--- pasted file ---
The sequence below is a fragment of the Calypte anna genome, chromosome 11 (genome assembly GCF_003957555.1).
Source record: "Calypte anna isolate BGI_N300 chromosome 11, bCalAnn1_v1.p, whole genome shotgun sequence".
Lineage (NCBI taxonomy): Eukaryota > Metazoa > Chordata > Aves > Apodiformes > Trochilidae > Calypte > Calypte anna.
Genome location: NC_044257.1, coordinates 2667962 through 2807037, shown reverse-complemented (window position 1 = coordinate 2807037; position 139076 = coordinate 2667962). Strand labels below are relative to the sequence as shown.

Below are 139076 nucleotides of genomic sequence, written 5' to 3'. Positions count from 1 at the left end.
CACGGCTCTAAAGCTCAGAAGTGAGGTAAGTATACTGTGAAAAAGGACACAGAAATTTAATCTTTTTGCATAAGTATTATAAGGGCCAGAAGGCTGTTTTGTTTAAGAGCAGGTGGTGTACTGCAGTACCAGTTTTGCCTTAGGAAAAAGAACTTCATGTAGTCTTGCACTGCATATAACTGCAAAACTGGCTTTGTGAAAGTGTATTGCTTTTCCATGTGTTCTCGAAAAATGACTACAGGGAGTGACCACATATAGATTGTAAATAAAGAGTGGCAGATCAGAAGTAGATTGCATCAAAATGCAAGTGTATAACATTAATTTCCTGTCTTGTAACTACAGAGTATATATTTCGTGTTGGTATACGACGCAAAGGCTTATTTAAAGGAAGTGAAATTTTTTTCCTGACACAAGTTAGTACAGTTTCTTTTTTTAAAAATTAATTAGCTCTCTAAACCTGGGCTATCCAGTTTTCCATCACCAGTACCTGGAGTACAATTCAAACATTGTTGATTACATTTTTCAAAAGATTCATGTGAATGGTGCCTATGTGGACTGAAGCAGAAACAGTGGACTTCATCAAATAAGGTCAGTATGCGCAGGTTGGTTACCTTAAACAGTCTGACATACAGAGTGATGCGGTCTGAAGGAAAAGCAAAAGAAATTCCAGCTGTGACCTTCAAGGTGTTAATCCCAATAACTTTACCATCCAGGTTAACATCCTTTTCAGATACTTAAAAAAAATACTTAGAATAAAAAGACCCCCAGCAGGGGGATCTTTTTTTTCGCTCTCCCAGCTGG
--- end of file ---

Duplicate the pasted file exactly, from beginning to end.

The sequence below is a fragment of the Calypte anna genome, chromosome 11 (genome assembly GCF_003957555.1).
Source record: "Calypte anna isolate BGI_N300 chromosome 11, bCalAnn1_v1.p, whole genome shotgun sequence".
Lineage (NCBI taxonomy): Eukaryota > Metazoa > Chordata > Aves > Apodiformes > Trochilidae > Calypte > Calypte anna.
Genome location: NC_044257.1, coordinates 2667962 through 2807037, shown reverse-complemented (window position 1 = coordinate 2807037; position 139076 = coordinate 2667962). Strand labels below are relative to the sequence as shown.

Below are 139076 nucleotides of genomic sequence, written 5' to 3'. Positions count from 1 at the left end.
CACGGCTCTAAAGCTCAGAAGTGAGGTAAGTATACTGTGAAAAAGGACACAGAAATTTAATCTTTTTGCATAAGTATTATAAGGGCCAGAAGGCTGTTTTGTTTAAGAGCAGGTGGTGTACTGCAGTACCAGTTTTGCCTTAGGAAAAAGAACTTCATGTAGTCTTGCACTGCATATAACTGCAAAACTGGCTTTGTGAAAGTGTATTGCTTTTCCATGTGTTCTCGAAAAATGACTACAGGGAGTGACCACATATAGATTGTAAATAAAGAGTGGCAGATCAGAAGTAGATTGCATCAAAATGCAAGTGTATAACATTAATTTCCTGTCTTGTAACTACAGAGTATATATTTCGTGTTGGTATACGACGCAAAGGCTTATTTAAAGGAAGTGAAATTTTTTTCCTGACACAAGTTAGTACAGTTTCTTTTTTTAAAAATTAATTAGCTCTCTAAACCTGGGCTATCCAGTTTTCCATCACCAGTACCTGGAGTACAATTCAAACATTGTTGATTACATTTTTCAAAAGATTCATGTGAATGGTGCCTATGTGGACTGAAGCAGAAACAGTGGACTTCATCAAATAAGGTCAGTATGCGCAGGTTGGTTACCTTAAACAGTCTGACATACAGAGTGATGCGGTCTGAAGGAAAAGCAAAAGAAATTCCAGCTGTGACCTTCAAGGTGTTAATCCCAATAACTTTACCATCCAGGTTAACATCCTTTTCAGATACTTAAAAAAAATACTTAGAATAAAAAGACCCCCAGCAGGGGGATCTTTTTTTTCGCTCTCCCAGCTGG